March 19th, 2012

Assessing Systems Thinking Skills in Two Undergraduate Sustainability Courses: A Comparison of Teaching Strategies

By Cosette Marie Armstrong, Kim Y. Hiller Connell, and Sonya M. Remington

SCHOLARLY FEATURE

The purpose of this study was to determine systems thinking skill development among undergraduate students and assess the effectiveness of two different instructional methods for increasing these skills. Undergraduate students from two four-year state institutions, one located in the Midwestern region (n=20) of the United States and one in the Southwestern region (n=16) participated in the study. To accomplish the research object, the study employed a mixed between-within subjects experiment. Employing two different systems thinking teaching interventions, one group of students was exposed to a one-time intervention while the other group was exposed to a more extended and holistic intervention. Data were collected at two points in time: pre- and post-intervention. At the beginning (pre-intervention) and end (post-intervention) of one semester, students read case studies describing apparel firms’ sustainability efforts. The students were then tasked to identify sustainability challenges, analyze conflicts between challenges, and offer business recommendations. Using a rubric, the authors scored the students’ responses on a scale of 0 to 5 and assessed ability to 1) think holistically and 2) perceive interrelationships and resolve resulting conflicts. T-tests revealed that prior to the teaching interventions, as a whole, the students had unsophisticated skills related to their ability to think in systems. ANOVA revealed that, through instructional methods focused on systems thinking, it is possible to increase students’ ability to think in systems. Additionally, the study revealed that, compared to a constrained one-time intervention, a long-term, holistic, and integrated approach is significantly more effective in encouraging students’ system thinking competencies. Results of this study support the need for educators to integrate teaching methods designed to increase students’ systems thinking competencies holistically throughout course curriculum. Additionally, the study outlines a transferrable approach to assessing systems thinking skills within postsecondary education.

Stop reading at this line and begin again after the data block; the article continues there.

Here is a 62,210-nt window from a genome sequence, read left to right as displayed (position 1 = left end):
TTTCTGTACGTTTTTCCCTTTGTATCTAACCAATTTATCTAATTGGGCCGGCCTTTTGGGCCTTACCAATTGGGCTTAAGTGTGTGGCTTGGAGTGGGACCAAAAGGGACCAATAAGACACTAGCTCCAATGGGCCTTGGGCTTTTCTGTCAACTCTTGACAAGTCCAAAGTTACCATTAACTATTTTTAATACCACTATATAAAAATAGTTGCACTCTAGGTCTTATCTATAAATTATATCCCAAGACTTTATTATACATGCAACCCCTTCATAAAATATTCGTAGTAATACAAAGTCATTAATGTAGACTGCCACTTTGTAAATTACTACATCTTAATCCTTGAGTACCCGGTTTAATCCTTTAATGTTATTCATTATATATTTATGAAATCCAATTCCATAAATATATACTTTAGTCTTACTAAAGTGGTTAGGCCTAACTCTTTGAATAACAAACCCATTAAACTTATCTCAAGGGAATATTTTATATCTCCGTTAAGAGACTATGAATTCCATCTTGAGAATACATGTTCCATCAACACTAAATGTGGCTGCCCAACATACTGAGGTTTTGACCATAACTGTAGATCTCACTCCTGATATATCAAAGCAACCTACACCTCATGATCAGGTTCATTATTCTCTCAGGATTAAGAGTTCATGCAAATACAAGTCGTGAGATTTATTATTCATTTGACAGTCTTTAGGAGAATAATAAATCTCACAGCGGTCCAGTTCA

Full PDF: HillerConnellRemingtonArmstrongJSE2012

 

 

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